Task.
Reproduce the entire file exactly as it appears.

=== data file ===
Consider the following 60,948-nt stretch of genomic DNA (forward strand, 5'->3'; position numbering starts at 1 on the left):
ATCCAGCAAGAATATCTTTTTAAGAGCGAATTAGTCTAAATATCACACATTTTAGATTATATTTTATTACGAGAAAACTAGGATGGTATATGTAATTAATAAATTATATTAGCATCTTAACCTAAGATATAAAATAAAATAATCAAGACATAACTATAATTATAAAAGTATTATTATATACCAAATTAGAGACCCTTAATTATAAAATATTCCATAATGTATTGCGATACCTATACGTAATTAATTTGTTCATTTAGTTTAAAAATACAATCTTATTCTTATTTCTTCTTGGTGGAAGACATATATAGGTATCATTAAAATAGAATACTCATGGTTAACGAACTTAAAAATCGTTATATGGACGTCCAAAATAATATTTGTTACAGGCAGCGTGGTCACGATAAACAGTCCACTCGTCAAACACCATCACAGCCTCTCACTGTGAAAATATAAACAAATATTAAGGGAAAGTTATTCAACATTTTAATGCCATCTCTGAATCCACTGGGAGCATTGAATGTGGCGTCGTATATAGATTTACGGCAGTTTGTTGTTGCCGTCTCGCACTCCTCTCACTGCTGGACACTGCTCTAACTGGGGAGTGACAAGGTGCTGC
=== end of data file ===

Consider the following 60,948-nt stretch of genomic DNA (forward strand, 5'->3'; position numbering starts at 1 on the left):
ATCCAGCAAGAATATCTTTTTAAGAGCGAATTAGTCTAAATATCACACATTTTAGATTATATTTTATTACGAGAAAACTAGGATGGTATATGTAATTAATAAATTATATTAGCATCTTAACCTAAGATATAAAATAAAATAATCAAGACATAACTATAATTATAAAAGTATTATTATATACCAAATTAGAGACCCTTAATTATAAAATATTCCATAATGTATTGCGATACCTATACGTAATTAATTTGTTCATTTAGTTTAAAAATACAATCTTATTCTTATTTCTTCTTGGTGGAAGACATATATAGGTATCATTAAAATAGAATACTCATGGTTAACGAACTTAAAAATCGTTATATGGACGTCCAAAATAATATTTGTTACAGGCAGCGTGGTCACGATAAACAGTCCACTCGTCAAACACCATCACAGCCTCTCACTGTGAAAATATAAACAAATATTAAGGGAAAGTTATTCAACATTTTAATGCCATCTCTGAATCCACTGGGAGCATTGAATGTGGCGTCGTATATAGATTTACGGCAGTTTGTTGTTGCCGTCTCGCACTCCTCTCACTGCTGGACACTGCTCTAACTGGGGAGTGACAAGGTGCTGC